By Wilma Bedford
Do you work and study with music in the background? It may surprise you that research shows you don’t necessarily perform better or are more productive with music in your ears.
The idea that music can do all of the above dates from the Second World War and specifically pertaining to 23 June 1940, when 10 000 British troops were trapped in Normandy, France. The British government called in the aid of the BBC to play lively music in the ammunition manufacturing factories twice a day. The idea was that the music would speed up work performance so that ammunition could reach the trapped troops faster. It was found that the productivity had indeed risen by 12-15% (an untested result). 80 years later everyone walks around with earphones; there is music in numerous workplaces and background music in public venues – but does it necessarily enhance productivity?
In 1993 the Mozart effect theory appeared, which was proven to be nonsense, and that alleged that to listen to Mozart for 10 minutes improves spatial tasks and that children become more clever if they listen to Mozart’s Sonata for Two Pianos K448. The only truth contained in this theory, is that Mozart’s music boosts the listeners’ mood and that they do better with tasks for five to ten minutes but definitely don’t become more intelligent.
Music can actually be detrimental as it places a burden on our working memory and consequently problem-solving tasks become cognitively more demanding as one part of the brain tries to make sense of the music, especially where the music is unpredictable, as with jazz. A research study with students found that they did more poorly with maths and comprehension tests while listening to music, regardless of the kind of music.
What kind of music can work?
Your own taste in music, your musical training and you own measure of distractibility will determine your choice, but research shows that certain music works better for certain tasks. Loud music will be disturbing while Mozart won’t make you more clever.
Instrumental music or music with lyrics aren’t necessarily better; it has to do with the complexity of the music itself. Queen’s Bohemian Rhapsody will be more disturbing than something with a simple three-chord structure.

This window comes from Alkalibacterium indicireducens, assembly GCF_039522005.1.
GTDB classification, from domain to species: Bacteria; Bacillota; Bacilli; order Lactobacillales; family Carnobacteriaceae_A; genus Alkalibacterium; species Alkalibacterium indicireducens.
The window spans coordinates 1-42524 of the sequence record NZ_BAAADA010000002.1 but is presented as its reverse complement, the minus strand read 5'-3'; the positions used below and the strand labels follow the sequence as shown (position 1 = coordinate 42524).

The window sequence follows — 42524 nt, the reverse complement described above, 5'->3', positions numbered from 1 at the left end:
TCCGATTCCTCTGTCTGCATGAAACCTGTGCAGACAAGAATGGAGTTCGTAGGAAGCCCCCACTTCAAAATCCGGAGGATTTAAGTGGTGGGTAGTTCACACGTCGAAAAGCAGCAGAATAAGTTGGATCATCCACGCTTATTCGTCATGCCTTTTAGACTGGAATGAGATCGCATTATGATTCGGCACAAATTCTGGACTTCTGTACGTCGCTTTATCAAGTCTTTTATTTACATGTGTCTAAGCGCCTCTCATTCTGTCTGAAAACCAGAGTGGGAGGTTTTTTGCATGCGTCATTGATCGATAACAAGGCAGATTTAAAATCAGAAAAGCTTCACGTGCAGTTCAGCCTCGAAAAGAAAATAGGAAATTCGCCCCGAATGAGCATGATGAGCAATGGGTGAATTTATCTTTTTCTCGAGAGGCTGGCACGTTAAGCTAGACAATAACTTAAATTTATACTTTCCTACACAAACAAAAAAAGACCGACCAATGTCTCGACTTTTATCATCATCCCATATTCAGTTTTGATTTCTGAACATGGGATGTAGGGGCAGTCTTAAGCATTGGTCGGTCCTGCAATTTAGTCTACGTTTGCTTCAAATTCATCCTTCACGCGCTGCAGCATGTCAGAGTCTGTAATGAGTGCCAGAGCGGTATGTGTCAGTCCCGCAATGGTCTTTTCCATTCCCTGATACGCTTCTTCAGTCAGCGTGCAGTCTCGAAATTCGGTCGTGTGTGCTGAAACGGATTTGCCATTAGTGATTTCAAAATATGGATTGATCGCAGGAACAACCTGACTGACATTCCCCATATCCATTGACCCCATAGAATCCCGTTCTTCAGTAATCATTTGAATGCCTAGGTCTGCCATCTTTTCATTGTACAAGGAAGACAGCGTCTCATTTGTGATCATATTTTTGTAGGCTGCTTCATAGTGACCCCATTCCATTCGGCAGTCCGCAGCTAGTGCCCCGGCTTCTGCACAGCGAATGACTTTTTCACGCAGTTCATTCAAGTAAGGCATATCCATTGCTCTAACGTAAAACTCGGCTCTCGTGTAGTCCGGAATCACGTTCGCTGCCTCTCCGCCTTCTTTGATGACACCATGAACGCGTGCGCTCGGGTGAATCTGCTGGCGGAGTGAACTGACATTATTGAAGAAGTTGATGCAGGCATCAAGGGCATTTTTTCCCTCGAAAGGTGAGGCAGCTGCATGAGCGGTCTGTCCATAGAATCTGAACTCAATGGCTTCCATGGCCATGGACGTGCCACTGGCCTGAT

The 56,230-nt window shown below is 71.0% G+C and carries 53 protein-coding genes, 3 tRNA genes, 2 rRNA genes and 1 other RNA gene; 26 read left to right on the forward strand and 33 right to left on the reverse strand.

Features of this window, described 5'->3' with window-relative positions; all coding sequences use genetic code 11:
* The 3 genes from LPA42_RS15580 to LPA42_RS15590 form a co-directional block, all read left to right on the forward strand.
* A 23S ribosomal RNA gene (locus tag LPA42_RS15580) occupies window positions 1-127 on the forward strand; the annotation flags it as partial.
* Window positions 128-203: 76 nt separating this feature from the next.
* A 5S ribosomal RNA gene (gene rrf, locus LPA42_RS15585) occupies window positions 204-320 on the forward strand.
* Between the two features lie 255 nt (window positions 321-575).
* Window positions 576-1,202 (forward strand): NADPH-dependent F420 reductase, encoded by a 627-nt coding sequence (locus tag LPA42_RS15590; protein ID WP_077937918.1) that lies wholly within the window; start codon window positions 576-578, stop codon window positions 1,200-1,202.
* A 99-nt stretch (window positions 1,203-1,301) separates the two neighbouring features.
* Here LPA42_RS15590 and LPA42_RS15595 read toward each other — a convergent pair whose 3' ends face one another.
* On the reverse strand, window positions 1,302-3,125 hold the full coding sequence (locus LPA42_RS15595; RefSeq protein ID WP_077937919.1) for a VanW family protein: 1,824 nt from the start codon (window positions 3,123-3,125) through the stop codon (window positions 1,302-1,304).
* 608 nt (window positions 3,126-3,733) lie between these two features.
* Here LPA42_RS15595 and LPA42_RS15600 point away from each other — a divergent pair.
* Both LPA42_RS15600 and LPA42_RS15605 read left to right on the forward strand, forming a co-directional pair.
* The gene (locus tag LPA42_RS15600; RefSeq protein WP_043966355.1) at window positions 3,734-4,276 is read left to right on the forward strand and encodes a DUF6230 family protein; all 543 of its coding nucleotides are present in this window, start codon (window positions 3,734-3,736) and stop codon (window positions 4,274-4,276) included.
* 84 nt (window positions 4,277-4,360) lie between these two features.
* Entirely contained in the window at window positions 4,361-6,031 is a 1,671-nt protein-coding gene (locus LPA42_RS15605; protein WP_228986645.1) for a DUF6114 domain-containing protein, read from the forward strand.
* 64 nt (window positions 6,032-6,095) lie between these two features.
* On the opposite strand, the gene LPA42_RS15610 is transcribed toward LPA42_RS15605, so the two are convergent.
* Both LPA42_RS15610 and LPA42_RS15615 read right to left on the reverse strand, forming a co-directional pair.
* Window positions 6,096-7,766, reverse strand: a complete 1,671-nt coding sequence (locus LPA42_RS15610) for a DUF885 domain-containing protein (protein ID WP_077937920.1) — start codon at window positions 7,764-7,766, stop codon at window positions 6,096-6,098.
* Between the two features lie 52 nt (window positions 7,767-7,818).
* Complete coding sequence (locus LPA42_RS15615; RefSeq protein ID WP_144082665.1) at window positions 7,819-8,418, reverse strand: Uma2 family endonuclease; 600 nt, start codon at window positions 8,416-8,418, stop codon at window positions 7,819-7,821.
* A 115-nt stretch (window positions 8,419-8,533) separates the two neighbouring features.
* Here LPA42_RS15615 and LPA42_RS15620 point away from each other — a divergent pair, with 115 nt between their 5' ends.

With well-known music you focus better while unknown music is disturbing because you try to absorb the new tune. Neuroscientists have found that concentration improves when you know the music you are listening to.
Lyrics break your concentration because it steers your train of thought in a different direction, even in a nostalgic direction, and you later find that you are singing along.
Classical music and more specifically Baroque music improves concentration and is relaxing, even if you aren’t paying attention to it. Classical music masks background noise in the office; try Vivaldi or Bach’s Overture Suite No 3 for this purpose.
Ambient music below 70dB or sounds from nature can improve work performance when you are busy with creative tasks. In the workplace music lets workers feel better and supports them with the completion of boring routine tasks. If you are preparing for an exam, a music session of ten minutes beforehand will place you in a good mood, but make sure your choice of music is not too fast or too loud and that the lyrics don’t distract your thoughts. The purpose of the music after all is to help you focus and blot out background noise.
Choose music that you like, but remember that the kind of music you listen to has an effect on the complexity of the task. Loud music is good for simple tasks such as routine work in a factory or gym, but silence is still the best “music” for the completion of a complex task.
Does music help us work better? It depends
Gorvett, Zaria. 18th March 2020
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